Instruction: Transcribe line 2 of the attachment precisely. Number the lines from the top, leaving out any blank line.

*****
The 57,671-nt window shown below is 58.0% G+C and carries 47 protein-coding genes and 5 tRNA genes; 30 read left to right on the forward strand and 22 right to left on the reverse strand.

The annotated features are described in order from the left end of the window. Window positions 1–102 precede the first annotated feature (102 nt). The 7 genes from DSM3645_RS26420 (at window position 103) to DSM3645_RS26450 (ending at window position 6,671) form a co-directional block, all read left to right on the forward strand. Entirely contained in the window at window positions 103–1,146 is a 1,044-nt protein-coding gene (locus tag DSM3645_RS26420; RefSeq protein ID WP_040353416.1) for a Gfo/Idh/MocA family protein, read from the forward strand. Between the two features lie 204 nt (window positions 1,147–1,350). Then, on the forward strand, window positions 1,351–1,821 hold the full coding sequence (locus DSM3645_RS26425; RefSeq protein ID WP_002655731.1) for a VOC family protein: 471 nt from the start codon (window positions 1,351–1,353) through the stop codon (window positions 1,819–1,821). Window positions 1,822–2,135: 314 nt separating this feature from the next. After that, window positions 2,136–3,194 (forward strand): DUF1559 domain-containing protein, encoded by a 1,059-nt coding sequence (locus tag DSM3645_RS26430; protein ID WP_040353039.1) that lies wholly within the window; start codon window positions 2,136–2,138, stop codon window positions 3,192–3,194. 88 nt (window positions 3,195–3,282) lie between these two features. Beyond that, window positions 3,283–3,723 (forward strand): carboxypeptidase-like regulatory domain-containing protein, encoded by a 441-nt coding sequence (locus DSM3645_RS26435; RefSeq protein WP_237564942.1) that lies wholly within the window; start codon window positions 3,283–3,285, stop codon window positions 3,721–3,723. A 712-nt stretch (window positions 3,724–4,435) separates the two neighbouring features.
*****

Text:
The annotated features are described in order from the left end of the window. Window positions 1–102 precede the first annotated feature (102 nt). The 7 genes from DSM3645_RS26420 (at window position 103) to DSM3645_RS26450 (ending at window position 6,671) form a co-directional block, all read left to right on the forward strand. Entirely contained in the window at window positions 103–1,146 is a 1,044-nt protein-coding gene (locus tag DSM3645_RS26420; RefSeq protein ID WP_040353416.1) for a Gfo/Idh/MocA family protein, read from the forward strand. Between the two features lie 204 nt (window positions 1,147–1,350). Then, on the forward strand, window positions 1,351–1,821 hold the full coding sequence (locus DSM3645_RS26425; RefSeq protein ID WP_002655731.1) for a VOC family protein: 471 nt from the start codon (window positions 1,351–1,353) through the stop codon (window positions 1,819–1,821). Window positions 1,822–2,135: 314 nt separating this feature from the next. After that, window positions 2,136–3,194 (forward strand): DUF1559 domain-containing protein, encoded by a 1,059-nt coding sequence (locus tag DSM3645_RS26430; protein ID WP_040353039.1) that lies wholly within the window; start codon window positions 2,136–2,138, stop codon window positions 3,192–3,194. 88 nt (window positions 3,195–3,282) lie between these two features. Beyond that, window positions 3,283–3,723 (forward strand): carboxypeptidase-like regulatory domain-containing protein, encoded by a 441-nt coding sequence (locus DSM3645_RS26435; RefSeq protein WP_237564942.1) that lies wholly within the window; start codon window positions 3,283–3,285, stop codon window positions 3,721–3,723. A 712-nt stretch (window positions 3,724–4,435) separates the two neighbouring features.